Features & News
Interview: Raymond Benson (Homefront novel)
March 10, 2011, Author: Michael Charge
THQ’s Homefront is coming out on the 18th of March in the UK and as part of the run up to its launch, Titan Publishing is putting out a novel set in the same world of Kaos Studios’ latest game.
The novel is set several years before the game and charts the journey of Ben Walker, a journalist who experiences the initial attacks on the US by the Koreans in 2025 before he flees eastwards, avoiding the attentions of the occupying forces while also styling himself as as the Voice of Freedom. Along the way, he also sees the horror the invaders unleash and find how the Americans live on post-invasion.
After reading through the book, and thoroughly enjoying it, I was offered the chance to pose a few questions to the author, Raymond Benson, and ask him just what’s it’s like to write about the fall of America.
Q. First of all, I just want to say that I really enjoyed reading the book and although it’s a cliché, found it quite hard to put down. What was the main inspiration for the plot line?
“Thank you! It was a lot of fun to write. The main inspiration was John Milius, who came up with the universe of the videogame Homefront. He and THQ and Kaos Studios developed the game’s storyline and the backstory (the 15 years leading up to the year 2025) before I came aboard. I was then handed a two-page rough outline of what they thought the novel should be. I fleshed it out to a full treatment, creating new characters, scenes and locations. Once this was approved by all parties, I started writing. I was in constant communication with THQ and Kaos, which helped a lot. Afterwards, Milius provided notes and suggestions.”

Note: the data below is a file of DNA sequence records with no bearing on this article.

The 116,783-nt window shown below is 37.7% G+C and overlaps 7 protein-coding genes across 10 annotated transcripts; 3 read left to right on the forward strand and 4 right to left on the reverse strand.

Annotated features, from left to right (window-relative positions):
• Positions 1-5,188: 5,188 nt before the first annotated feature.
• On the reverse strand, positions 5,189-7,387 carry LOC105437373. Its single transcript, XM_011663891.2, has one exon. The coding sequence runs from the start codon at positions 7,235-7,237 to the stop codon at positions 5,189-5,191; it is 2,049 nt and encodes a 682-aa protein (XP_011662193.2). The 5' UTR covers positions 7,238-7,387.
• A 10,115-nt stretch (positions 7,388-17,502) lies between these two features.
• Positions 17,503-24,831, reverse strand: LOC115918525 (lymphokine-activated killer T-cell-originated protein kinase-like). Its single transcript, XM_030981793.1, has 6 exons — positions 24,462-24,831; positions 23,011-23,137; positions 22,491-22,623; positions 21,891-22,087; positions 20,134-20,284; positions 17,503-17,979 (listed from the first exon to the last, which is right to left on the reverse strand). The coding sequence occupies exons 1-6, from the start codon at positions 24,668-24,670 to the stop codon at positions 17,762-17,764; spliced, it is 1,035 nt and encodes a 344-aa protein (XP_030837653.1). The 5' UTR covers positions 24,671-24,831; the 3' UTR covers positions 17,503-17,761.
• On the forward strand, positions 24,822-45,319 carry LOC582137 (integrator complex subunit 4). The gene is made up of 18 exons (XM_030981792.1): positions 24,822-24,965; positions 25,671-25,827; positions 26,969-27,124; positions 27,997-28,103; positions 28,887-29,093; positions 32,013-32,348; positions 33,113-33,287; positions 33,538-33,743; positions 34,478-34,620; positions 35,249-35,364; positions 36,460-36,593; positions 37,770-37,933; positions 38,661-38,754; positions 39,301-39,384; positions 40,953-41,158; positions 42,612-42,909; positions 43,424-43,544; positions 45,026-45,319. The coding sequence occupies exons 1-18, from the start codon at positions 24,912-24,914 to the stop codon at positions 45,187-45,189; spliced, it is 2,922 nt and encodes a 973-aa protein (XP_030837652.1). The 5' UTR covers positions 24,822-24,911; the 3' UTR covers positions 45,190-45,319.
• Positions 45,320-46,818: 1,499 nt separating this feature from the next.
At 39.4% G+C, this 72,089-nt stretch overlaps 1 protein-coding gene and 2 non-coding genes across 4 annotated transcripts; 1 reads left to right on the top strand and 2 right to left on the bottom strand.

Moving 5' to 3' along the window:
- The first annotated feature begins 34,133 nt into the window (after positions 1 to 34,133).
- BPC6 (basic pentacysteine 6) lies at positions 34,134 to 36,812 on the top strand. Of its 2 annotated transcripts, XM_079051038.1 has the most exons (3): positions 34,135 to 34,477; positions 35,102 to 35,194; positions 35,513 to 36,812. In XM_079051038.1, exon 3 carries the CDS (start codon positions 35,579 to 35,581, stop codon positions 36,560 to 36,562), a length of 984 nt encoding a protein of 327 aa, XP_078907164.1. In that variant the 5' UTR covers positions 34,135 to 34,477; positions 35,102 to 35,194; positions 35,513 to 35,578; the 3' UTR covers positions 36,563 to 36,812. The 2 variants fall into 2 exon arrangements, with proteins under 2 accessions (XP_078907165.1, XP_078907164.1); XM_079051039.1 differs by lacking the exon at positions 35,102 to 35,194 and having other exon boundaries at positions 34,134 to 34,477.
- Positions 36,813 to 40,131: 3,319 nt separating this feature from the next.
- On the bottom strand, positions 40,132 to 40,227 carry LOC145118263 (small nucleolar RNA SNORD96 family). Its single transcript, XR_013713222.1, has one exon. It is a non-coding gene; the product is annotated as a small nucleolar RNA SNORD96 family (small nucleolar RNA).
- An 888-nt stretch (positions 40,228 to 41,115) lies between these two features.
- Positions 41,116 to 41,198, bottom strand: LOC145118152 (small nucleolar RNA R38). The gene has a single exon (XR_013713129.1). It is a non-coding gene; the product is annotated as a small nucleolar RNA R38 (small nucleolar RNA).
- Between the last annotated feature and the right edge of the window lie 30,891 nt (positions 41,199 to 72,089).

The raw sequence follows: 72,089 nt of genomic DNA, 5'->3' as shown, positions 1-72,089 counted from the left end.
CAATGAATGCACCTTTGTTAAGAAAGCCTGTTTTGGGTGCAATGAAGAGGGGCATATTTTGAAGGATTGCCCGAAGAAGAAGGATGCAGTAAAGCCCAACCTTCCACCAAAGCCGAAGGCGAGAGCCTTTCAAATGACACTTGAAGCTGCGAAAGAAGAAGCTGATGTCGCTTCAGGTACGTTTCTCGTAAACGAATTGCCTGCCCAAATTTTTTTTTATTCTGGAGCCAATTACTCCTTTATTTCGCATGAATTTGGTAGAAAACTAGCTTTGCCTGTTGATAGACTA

Q. The book features four of the characters mentioned in previews as being your squad-mates in the game itself. Does this mean certain characters from the book may return in virtual form?
“Perhaps they will in future games, I’m really not sure. The characters from the first game that I use in the novel have minor roles, so a reader doesn’t have to be familiar with the game to read the book.”
Q. John Milius (most famous for Red Dawn) is listed as a co-author and the game’s development team have repeatedly mentioned his involvement. How much of the book’s writing did he take part in?
“As stated above, John was involved in the early stages of branding the universe of Homefront. He worked with THQ and Kaos studios in developing the video-game and the rough outline of the novel. I wrote the book, and he then provided notes.”
Q. Speaking of the development team, how much were the team at Kaos involved with the book? Are many of the guns and vehicles mentioned by name in the book going to be in player’s hands when the game is released in March?
“Kaos was very helpful, mainly because I had to keep checking to make sure I didn’t contradict anything that was going to be in the game. The main item from the game that appears in the book is GOLIATH, the robot that’s part tank, part dune buggy, and part monster truck. This is a technology that exists today and we believe will be more widely used militarily in the next decade or so.”
Q. The book goes into great detail on several of the weapons and tech included within. How much time was spent simply researching the equipment and coming up with the plausible events?